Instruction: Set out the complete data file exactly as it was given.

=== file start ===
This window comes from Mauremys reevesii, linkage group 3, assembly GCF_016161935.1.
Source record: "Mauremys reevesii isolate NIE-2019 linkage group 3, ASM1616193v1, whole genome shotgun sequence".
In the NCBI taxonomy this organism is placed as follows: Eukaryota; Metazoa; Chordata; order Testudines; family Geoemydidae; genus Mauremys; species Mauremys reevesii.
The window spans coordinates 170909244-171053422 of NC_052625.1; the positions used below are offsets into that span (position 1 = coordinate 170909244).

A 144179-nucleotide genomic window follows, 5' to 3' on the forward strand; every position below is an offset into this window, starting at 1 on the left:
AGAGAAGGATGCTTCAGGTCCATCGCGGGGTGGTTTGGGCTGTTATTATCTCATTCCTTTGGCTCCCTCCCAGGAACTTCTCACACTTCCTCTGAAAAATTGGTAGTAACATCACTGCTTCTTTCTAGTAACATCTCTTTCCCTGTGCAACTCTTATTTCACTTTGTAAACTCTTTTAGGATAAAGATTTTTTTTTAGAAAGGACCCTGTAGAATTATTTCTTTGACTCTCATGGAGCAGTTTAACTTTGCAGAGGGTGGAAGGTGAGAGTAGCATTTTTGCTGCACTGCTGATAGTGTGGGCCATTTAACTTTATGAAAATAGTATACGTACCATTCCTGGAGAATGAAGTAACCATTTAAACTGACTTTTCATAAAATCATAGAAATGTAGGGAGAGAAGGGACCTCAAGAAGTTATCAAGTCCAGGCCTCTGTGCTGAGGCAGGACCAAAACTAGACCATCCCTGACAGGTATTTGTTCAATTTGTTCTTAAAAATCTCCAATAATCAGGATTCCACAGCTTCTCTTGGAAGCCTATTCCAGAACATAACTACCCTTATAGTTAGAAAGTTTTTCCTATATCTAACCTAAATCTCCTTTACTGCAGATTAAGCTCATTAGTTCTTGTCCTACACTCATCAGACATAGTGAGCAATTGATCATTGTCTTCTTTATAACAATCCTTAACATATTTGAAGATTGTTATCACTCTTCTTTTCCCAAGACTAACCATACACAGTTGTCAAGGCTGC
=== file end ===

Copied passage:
This window comes from Mauremys reevesii, linkage group 3, assembly GCF_016161935.1.
Source record: "Mauremys reevesii isolate NIE-2019 linkage group 3, ASM1616193v1, whole genome shotgun sequence".
In the NCBI taxonomy this organism is placed as follows: Eukaryota; Metazoa; Chordata; order Testudines; family Geoemydidae; genus Mauremys; species Mauremys reevesii.
The window spans coordinates 170909244-171053422 of NC_052625.1; the positions used below are offsets into that span (position 1 = coordinate 170909244).

A 144179-nucleotide genomic window follows, 5' to 3' on the forward strand; every position below is an offset into this window, starting at 1 on the left:
AGAGAAGGATGCTTCAGGTCCATCGCGGGGTGGTTTGGGCTGTTATTATCTCATTCCTTTGGCTCCCTCCCAGGAACTTCTCACACTTCCTCTGAAAAATTGGTAGTAACATCACTGCTTCTTTCTAGTAACATCTCTTTCCCTGTGCAACTCTTATTTCACTTTGTAAACTCTTTTAGGATAAAGATTTTTTTTTAGAAAGGACCCTGTAGAATTATTTCTTTGACTCTCATGGAGCAGTTTAACTTTGCAGAGGGTGGAAGGTGAGAGTAGCATTTTTGCTGCACTGCTGATAGTGTGGGCCATTTAACTTTATGAAAATAGTATACGTACCATTCCTGGAGAATGAAGTAACCATTTAAACTGACTTTTCATAAAATCATAGAAATGTAGGGAGAGAAGGGACCTCAAGAAGTTATCAAGTCCAGGCCTCTGTGCTGAGGCAGGACCAAAACTAGACCATCCCTGACAGGTATTTGTTCAATTTGTTCTTAAAAATCTCCAATAATCAGGATTCCACAGCTTCTCTTGGAAGCCTATTCCAGAACATAACTACCCTTATAGTTAGAAAGTTTTTCCTATATCTAACCTAAATCTCCTTTACTGCAGATTAAGCTCATTAGTTCTTGTCCTACACTCATCAGACATAGTGAGCAATTGATCATTGTCTTCTTTATAACAATCCTTAACATATTTGAAGATTGTTATCACTCTTCTTTTCCCAAGACTAACCATACACAGTTGTCAAGGCTGC